A few of the Major Leaguers had some thoughts on the drawing and couldn't help but speculate on what they might do if they hit it big.
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Angels left-hander Hector Santiago said winning a cool billion would make playing a lot more stress-free.
"I would just go out and have some fun in baseball," Santiago said with a laugh. "I think that would take a lot of pressure off pitching. This is always a great game to be a part of, and that would make it so much easier to go out there and pitch and not have the stress of having to do so well so you can have your job the next year."
Rangers third baseman Adrian Beltre, like Santiago, said he would opt for the lump-sum payment as opposed to getting a yearly payout.
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"I heard that if you get payments every year and you die, you can't give it to anybody else," Beltre said, citing a common misconception. "I have kids. I have to think about these things."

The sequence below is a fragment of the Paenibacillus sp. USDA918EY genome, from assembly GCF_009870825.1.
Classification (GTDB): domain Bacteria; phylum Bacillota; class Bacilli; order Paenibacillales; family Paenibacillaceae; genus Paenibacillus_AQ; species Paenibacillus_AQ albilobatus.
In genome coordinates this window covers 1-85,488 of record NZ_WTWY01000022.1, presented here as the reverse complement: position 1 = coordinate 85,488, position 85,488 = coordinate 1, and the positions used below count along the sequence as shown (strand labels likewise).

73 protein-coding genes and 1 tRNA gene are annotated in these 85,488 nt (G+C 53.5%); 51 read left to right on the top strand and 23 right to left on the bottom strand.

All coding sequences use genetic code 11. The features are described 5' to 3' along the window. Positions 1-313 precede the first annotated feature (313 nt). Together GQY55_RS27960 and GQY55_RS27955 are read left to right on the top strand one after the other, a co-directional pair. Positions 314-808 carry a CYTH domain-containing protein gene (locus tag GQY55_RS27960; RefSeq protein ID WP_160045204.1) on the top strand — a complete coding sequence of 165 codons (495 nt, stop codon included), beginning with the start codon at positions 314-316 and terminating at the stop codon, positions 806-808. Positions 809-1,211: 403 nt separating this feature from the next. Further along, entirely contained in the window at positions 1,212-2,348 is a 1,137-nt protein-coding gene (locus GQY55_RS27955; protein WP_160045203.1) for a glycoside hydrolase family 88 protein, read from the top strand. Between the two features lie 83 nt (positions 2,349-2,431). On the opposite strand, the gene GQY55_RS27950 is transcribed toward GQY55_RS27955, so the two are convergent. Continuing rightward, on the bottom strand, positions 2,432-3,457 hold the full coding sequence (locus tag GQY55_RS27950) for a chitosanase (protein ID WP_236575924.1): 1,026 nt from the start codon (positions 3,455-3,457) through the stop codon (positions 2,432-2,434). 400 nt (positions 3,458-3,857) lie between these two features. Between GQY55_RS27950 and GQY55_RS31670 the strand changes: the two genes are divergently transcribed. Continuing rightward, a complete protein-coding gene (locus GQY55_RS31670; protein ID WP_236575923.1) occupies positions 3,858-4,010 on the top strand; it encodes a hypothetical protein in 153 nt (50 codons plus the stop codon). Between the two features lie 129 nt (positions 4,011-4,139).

Beltre, however, said he would not retire, and anyone who saw him play despite a severe back strain in last year's American League Division Series against the Blue Jays wouldn't have a hard time understanding why.
"At this stage of my career, I'm not playing baseball for money," Beltre said. "I'm playing because I like it."
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In the spirit of the poker tournament, which raises money for the charitable wing of the MLB Players Association, outfielder Shane Victorino and recently retired reliever LaTroy Hawkins had philanthropic visions for their possible Powerball riches.
"What would I do?" Hawkins said. "I would definitely impact a lot of other peoples' lives."
Victorino simply stated, "I'd give it all away."
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Rays outfielder Steven Souza Jr. and Blue Jays first baseman Chris Colabello both said they'd take the lump sum, too.
Souza said he'd invest in the Rays.
Colabello said he'd tell Toronto that he'd be happy to play for free.
"And I'm not kidding," Colabello said. "I'd play baseball until I was 100. Having all that money would give me every reason to play baseball for as long as I was alive."